You get lost. The bus takes you into what might be the suburbs of Reykjavik instead of the Saga Museum. You expect that the museum stop will be easy to notice and it’s not until you’re on some strange Reykjavik highway that you start to wonder if things have gone awry.
The bus driver is probably the only person in Iceland that doesn’t speak perfect, fluent English, and struggles trying to figure out where you’re going. He suggests a different bus. You suspect he’s just suggesting a you get off the bus so he doesn’t have to deal with you anymore.
You transfer, getting on a bus carrying mostly youths and teens, and head off into small residential streets. This is not the way to the museum… Idealistically, you get off the bus hoping to catch one going the other way. Maybe you can retread your steps and figure out where things went wrong?
The places where real people live are very similar almost anywhere. The sound of children playing carry from a schoolyard. A bell rings, calling them back into class. There’s a strip mall, lawns, and houses.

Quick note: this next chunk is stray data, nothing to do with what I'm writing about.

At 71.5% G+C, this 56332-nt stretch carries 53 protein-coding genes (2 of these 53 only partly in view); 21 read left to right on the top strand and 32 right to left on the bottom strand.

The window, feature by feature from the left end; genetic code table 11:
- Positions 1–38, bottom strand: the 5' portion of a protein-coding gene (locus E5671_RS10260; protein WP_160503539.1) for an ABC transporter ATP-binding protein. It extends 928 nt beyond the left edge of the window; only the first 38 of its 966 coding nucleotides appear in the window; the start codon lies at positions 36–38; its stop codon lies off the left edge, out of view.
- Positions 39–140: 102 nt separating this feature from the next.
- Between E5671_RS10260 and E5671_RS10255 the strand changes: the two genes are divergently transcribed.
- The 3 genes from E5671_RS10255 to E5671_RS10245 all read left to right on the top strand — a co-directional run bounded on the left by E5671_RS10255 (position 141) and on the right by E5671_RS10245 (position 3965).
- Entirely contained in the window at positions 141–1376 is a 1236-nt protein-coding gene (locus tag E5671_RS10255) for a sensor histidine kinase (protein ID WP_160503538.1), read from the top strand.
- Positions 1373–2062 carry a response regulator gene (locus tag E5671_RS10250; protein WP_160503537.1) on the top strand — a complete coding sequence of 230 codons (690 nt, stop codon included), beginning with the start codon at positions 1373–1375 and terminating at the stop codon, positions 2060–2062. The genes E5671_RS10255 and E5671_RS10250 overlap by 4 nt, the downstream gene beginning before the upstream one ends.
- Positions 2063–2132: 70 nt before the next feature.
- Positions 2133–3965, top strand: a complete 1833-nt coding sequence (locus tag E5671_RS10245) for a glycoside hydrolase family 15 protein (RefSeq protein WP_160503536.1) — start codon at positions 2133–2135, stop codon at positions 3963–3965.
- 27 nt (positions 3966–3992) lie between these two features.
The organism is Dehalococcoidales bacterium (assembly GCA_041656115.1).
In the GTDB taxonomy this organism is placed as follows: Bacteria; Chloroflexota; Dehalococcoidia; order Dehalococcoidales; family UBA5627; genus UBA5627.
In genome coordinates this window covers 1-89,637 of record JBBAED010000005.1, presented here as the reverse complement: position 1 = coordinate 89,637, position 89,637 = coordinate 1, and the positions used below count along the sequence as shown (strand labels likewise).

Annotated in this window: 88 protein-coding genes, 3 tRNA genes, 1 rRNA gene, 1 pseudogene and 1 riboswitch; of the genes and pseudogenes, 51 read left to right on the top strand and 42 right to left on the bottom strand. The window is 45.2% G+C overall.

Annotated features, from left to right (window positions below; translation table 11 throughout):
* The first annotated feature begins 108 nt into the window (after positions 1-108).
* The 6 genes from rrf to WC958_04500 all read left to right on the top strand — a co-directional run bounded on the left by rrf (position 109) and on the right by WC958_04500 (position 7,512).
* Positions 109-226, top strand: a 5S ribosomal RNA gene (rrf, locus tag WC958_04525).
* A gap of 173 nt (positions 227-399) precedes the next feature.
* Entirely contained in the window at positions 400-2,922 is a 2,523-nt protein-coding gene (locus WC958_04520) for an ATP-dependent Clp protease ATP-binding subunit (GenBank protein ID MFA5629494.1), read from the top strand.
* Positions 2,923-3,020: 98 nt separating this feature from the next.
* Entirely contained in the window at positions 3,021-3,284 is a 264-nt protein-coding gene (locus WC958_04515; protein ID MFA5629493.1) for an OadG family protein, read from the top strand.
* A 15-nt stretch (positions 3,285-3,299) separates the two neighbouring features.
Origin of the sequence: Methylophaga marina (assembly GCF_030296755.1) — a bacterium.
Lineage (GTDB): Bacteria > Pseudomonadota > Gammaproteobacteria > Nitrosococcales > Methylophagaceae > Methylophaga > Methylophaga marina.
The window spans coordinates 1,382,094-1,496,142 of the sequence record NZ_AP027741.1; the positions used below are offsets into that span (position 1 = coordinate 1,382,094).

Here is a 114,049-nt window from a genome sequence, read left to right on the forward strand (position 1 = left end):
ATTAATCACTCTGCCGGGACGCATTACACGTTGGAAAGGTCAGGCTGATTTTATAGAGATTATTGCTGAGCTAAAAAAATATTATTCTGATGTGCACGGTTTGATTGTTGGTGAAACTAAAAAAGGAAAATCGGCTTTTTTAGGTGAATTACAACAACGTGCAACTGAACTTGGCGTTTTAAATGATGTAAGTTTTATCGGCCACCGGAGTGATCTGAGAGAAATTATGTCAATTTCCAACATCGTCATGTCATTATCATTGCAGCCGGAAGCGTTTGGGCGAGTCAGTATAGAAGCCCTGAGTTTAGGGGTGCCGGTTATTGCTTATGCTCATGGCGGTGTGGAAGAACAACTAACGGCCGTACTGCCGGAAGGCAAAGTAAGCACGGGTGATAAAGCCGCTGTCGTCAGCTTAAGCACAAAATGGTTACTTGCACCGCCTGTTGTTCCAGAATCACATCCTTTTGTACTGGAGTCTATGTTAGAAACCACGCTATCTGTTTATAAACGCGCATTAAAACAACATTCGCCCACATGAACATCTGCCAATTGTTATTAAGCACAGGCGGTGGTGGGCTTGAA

It’s cold and it’s raining and you might be near one of Iceland’s famous thermal pools, but it’s hard to tell because everything just looks like suburbia. In the distance, the sign for a taxi stand mocks you with its lack of taxicabs.
Besides, you bought a three day bus pass so you could save money, so it’s probably best to wait a bit longer.
This damned bus is never going to come.
The Saga Museum, once reached, turns out to be an audio tour of Iceland’s discovery and settlement, up through the ages to shortly after the Inquisition. Seventeen numbered exhibits, exquisitely crafted by Special Effects people, the eyes of the past stare out at you.
Then one of them breathes and you freak out.
Later, the clerk explains that the building is actually a giant water silo, collecting the 90 degree Celsius water that steams from the ground and is held here, used to heat the homes of everyone in Reykjavik. This small exhibit is the only museum attraction in the museum.
(It turns out there’s a classy revolving restaurant in the top of the building the museum is in (The Pearl or “Perlan” in Icelandic), but the woman refers to it as a cafeteria at the time, so you have no idea until someone tells you this a couple nights afterwards.)
You trudge back out into the cold and rain, looking for a bus to get back downtown.